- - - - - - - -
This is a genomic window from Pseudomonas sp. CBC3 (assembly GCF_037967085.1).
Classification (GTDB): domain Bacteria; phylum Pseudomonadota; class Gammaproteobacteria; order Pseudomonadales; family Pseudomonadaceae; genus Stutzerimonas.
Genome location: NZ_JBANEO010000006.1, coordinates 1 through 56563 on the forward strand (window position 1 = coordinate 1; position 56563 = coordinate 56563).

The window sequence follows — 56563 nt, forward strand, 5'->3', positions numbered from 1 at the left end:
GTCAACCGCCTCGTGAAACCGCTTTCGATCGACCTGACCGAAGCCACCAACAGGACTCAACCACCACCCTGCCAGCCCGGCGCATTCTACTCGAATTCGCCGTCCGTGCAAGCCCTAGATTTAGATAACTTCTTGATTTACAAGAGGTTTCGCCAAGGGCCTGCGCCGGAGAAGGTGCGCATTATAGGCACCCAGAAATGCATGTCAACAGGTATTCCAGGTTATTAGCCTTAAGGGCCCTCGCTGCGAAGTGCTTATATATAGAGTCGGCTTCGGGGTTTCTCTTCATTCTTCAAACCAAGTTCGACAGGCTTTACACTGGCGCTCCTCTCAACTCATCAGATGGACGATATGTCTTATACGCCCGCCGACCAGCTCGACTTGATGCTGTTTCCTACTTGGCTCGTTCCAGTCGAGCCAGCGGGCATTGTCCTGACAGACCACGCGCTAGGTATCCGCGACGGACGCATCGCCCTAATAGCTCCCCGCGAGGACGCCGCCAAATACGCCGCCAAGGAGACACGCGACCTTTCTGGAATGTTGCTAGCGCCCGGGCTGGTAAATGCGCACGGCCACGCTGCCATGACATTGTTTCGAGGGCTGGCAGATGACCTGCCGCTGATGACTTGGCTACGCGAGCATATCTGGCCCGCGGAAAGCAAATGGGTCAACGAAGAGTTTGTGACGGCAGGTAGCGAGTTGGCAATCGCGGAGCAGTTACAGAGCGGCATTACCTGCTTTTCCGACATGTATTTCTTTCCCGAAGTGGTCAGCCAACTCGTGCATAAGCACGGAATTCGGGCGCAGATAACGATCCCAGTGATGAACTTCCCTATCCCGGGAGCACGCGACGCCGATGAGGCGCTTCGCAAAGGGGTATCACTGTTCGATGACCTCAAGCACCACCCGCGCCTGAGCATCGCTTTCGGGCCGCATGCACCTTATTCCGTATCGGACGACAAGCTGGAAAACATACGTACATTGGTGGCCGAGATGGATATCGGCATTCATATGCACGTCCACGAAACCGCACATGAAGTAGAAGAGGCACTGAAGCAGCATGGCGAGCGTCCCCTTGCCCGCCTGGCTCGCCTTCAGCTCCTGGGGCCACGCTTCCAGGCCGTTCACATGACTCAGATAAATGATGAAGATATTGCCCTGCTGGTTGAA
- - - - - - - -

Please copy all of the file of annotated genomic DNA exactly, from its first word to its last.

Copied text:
This is a genomic window from Pseudomonas sp. CBC3 (assembly GCF_037967085.1).
Classification (GTDB): domain Bacteria; phylum Pseudomonadota; class Gammaproteobacteria; order Pseudomonadales; family Pseudomonadaceae; genus Stutzerimonas.
Genome location: NZ_JBANEO010000006.1, coordinates 1 through 56563 on the forward strand (window position 1 = coordinate 1; position 56563 = coordinate 56563).

The window sequence follows — 56563 nt, forward strand, 5'->3', positions numbered from 1 at the left end:
GTCAACCGCCTCGTGAAACCGCTTTCGATCGACCTGACCGAAGCCACCAACAGGACTCAACCACCACCCTGCCAGCCCGGCGCATTCTACTCGAATTCGCCGTCCGTGCAAGCCCTAGATTTAGATAACTTCTTGATTTACAAGAGGTTTCGCCAAGGGCCTGCGCCGGAGAAGGTGCGCATTATAGGCACCCAGAAATGCATGTCAACAGGTATTCCAGGTTATTAGCCTTAAGGGCCCTCGCTGCGAAGTGCTTATATATAGAGTCGGCTTCGGGGTTTCTCTTCATTCTTCAAACCAAGTTCGACAGGCTTTACACTGGCGCTCCTCTCAACTCATCAGATGGACGATATGTCTTATACGCCCGCCGACCAGCTCGACTTGATGCTGTTTCCTACTTGGCTCGTTCCAGTCGAGCCAGCGGGCATTGTCCTGACAGACCACGCGCTAGGTATCCGCGACGGACGCATCGCCCTAATAGCTCCCCGCGAGGACGCCGCCAAATACGCCGCCAAGGAGACACGCGACCTTTCTGGAATGTTGCTAGCGCCCGGGCTGGTAAATGCGCACGGCCACGCTGCCATGACATTGTTTCGAGGGCTGGCAGATGACCTGCCGCTGATGACTTGGCTACGCGAGCATATCTGGCCCGCGGAAAGCAAATGGGTCAACGAAGAGTTTGTGACGGCAGGTAGCGAGTTGGCAATCGCGGAGCAGTTACAGAGCGGCATTACCTGCTTTTCCGACATGTATTTCTTTCCCGAAGTGGTCAGCCAACTCGTGCATAAGCACGGAATTCGGGCGCAGATAACGATCCCAGTGATGAACTTCCCTATCCCGGGAGCACGCGACGCCGATGAGGCGCTTCGCAAAGGGGTATCACTGTTCGATGACCTCAAGCACCACCCGCGCCTGAGCATCGCTTTCGGGCCGCATGCACCTTATTCCGTATCGGACGACAAGCTGGAAAACATACGTACATTGGTGGCCGAGATGGATATCGGCATTCATATGCACGTCCACGAAACCGCACATGAAGTAGAAGAGGCACTGAAGCAGCATGGCGAGCGTCCCCTTGCCCGCCTGGCTCGCCTTCAGCTCCTGGGGCCACGCTTCCAGGCCGTTCACATGACTCAGATAAATGATGAAGATATTGCCCTGCTGGTTGAA